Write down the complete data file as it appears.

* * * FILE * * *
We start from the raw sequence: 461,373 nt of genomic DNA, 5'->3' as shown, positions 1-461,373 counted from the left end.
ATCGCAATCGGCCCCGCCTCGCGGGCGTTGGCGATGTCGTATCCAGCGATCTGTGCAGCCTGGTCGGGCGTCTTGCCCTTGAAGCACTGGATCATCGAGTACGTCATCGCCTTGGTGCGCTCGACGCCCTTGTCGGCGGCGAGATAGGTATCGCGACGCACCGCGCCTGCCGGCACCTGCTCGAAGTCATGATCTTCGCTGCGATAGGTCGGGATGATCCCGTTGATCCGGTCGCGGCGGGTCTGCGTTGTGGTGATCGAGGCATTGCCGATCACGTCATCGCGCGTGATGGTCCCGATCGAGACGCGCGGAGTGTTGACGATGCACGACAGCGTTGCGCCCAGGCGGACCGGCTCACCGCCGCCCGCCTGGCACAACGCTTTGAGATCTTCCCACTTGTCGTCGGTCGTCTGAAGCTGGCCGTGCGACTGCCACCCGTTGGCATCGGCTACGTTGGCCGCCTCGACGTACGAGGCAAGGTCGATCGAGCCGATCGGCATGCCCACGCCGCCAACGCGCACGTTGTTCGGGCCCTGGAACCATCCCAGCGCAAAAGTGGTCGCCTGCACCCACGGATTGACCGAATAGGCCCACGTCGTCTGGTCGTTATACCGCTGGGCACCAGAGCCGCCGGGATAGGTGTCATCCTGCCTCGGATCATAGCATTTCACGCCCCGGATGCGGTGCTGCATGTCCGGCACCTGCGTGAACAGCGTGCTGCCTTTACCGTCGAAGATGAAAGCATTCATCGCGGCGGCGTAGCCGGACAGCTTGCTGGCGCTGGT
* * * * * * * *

We start from the raw sequence: 461,373 nt of genomic DNA, 5'->3' as shown, positions 1-461,373 counted from the left end.
ATCGCAATCGGCCCCGCCTCGCGGGCGTTGGCGATGTCGTATCCAGCGATCTGTGCAGCCTGGTCGGGCGTCTTGCCCTTGAAGCACTGGATCATCGAGTACGTCATCGCCTTGGTGCGCTCGACGCCCTTGTCGGCGGCGAGATAGGTATCGCGACGCACCGCGCCTGCCGGCACCTGCTCGAAGTCATGATCTTCGCTGCGATAGGTCGGGATGATCCCGTTGATCCGGTCGCGGCGGGTCTGCGTTGTGGTGATCGAGGCATTGCCGATCACGTCATCGCGCGTGATGGTCCCGATCGAGACGCGCGGAGTGTTGACGATGCACGACAGCGTTGCGCCCAGGCGGACCGGCTCACCGCCGCCCGCCTGGCACAACGCTTTGAGATCTTCCCACTTGTCGTCGGTCGTCTGAAGCTGGCCGTGCGACTGCCACCCGTTGGCATCGGCTACGTTGGCCGCCTCGACGTACGAGGCAAGGTCGATCGAGCCGATCGGCATGCCCACGCCGCCAACGCGCACGTTGTTCGGGCCCTGGAACCATCCCAGCGCAAAAGTGGTCGCCTGCACCCACGGATTGACCGAATAGGCCCACGTCGTCTGGTCGTTATACCGCTGGGCACCAGAGCCGCCGGGATAGGTGTCATCCTGCCTCGGATCATAGCATTTCACGCCCCGGATGCGGTGCTGCATGTCCGGCACCTGCGTGAACAGCGTGCTGCCTTTACCGTCGAAGATGAAAGCATTCATCGCGGCGGCGTAGCCGGACAGCTTGCTGGCGCTGGT